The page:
Homes of the Poor – Alisha Sana

Housing within Victorian slums was represented on many occasions in various mediums, including photographs, literature and newspapers. Different interpretations of the slum home were produced as a result of growing interest in the contribution of housing conditions to the life of slum-dwellers, with each image studying a different aspect of slum housing and engaging with different elements of home life.

This discussion focuses on sanitation within slum housing and how it affected not only slum-dwellers, but British society as a whole. Whilst looking at the slum housing problem, overpopulation and the government’s response to this lasting problem come to the surface. These elements of slum housing and living conditions will be discussed in relation to ‘Homes of the Poor – would Labour representation alter them?, an image that was printed in the Birmingham Graphic in 1883.

‘Homes of the Poor – would Labour representation alter them?’, 1883 [1]
The illustration depicts the issues of slum housing, particularly poor sanitation and overpopulation. It also raises questions as to who was to be held responsible for the state of the slums, and why was labour representation in the government being considered? These questions are central to understanding the slums in the context of ‘Dust and Dirt’, as well as studying the influence of the government and the changing social attitudes towards the slums.

Taking a closer look at the illustration above, there appears to be a focus on the amount of people living within a single room. Overpopulation within slums had been a central aspect of housing discussions and campaigns to improve living conditions for the working class. The artist depicts this by presenting a room with limited space occupied by a large amount of people. There is a possibility that there are multiple families living in the house as this was common due to shortage of money. The many figures in the illustration also add to the artist’s attempt to convey the need for housing aid. A child lays asleep on what appears to be one of two beds in a single room. Two other children with an unkempt appearance to emphasize their poverty appear to be occupying themselves. A man sits at a table with an expression and body language that make his misery apparent. There are also two central female figures, one minding a child and the other working as a tailor. This somewhat frantic scene emphasises the lack of space, one of the main worries of the government and reformers alike who believed that it was unsanitary.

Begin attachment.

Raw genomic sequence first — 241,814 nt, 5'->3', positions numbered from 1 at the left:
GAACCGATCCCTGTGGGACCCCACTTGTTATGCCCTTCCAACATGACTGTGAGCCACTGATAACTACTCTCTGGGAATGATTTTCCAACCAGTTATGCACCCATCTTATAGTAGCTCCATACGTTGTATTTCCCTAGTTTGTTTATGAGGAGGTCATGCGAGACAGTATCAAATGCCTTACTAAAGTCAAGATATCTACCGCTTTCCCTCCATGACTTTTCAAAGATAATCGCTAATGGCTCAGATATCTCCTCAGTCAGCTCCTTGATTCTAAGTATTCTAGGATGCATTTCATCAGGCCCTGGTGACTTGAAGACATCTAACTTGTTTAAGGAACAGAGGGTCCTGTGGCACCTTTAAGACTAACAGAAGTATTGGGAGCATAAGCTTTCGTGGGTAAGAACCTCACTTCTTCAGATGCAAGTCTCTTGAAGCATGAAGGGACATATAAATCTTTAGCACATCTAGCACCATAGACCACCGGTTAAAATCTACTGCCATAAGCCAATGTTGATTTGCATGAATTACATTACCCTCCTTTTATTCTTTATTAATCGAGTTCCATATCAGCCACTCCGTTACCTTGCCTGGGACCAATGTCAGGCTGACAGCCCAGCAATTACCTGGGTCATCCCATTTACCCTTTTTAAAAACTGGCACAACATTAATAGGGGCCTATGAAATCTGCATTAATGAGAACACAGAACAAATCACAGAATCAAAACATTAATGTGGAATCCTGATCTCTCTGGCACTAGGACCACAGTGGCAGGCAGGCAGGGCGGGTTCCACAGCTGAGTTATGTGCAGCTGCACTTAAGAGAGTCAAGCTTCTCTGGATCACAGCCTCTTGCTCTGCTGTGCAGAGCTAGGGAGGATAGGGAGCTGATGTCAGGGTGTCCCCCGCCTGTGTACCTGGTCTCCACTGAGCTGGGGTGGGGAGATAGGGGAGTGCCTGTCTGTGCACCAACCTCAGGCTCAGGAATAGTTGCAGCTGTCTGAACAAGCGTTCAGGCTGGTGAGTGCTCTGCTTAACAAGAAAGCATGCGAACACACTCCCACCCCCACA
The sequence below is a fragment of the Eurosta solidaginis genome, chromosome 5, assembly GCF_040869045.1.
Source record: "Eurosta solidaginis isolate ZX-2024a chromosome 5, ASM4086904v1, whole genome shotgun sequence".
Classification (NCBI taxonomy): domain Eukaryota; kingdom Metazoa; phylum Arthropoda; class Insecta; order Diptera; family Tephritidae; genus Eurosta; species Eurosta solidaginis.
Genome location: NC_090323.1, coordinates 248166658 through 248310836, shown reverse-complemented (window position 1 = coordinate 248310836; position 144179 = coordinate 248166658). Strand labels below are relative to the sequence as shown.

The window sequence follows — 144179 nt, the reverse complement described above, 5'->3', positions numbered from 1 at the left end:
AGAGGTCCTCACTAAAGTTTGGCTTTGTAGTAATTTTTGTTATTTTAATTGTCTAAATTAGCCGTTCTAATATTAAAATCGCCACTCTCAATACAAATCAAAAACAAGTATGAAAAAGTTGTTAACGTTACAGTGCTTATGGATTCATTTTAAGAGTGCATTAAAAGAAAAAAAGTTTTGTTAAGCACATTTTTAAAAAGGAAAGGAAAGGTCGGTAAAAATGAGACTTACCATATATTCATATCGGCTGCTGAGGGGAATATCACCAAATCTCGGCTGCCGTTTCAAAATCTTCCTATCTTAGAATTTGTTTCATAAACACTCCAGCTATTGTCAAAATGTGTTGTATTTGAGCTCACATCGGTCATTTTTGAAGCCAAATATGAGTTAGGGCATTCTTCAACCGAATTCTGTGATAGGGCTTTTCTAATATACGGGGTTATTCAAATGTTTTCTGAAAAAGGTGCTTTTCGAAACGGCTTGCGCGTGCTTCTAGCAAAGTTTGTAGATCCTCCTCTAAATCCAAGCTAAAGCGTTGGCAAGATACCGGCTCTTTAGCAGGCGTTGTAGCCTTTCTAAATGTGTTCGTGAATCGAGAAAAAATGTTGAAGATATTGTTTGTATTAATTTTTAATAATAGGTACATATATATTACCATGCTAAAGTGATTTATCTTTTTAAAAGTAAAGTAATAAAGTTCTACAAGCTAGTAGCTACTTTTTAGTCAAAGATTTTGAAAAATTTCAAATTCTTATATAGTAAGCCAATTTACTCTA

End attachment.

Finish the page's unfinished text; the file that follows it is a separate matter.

slum home
Interior of a Slum House, Illustrated London News, 1886 [2] This illustration also shows a home that was utilised as a workplace. There is an emphasis on the lack of space and a single bed that occupies what is presumably the only room owned by the family.
It was particularly one-room houses with ventilation problems that were considered ‘inherently unhealthy.’ The Report of the Inter-Departmental Committee on Physical Deterioration also stated this as a major concern:

‘’The evil is, of course, greatest in one-roomed tenements, the overcrowding there being among persons usually of the lowest type, stepped in every kind of degradation ad cynically indifferent to the vile surroundings engendered by their filthy habits, and to the pollution of the young brought up in such an atmosphere.’’

Report of the Inter-departmental Committee on Physical Deterioration,1904 [3]

The Inter-departmental Report also offered solutions for the overcrowded tenements. They wanted local authorities to play an active role in limiting how many individuals could live in a single tenement.[4] This would have been a financial loss for the tenement owners as some charged rent at an expensive rate and had previously allowed their properties to remain overcrowded. [5] However, it was necessary for the government to involve local authorities to enforce their policies that could have potentially reformed these houses.

report and commission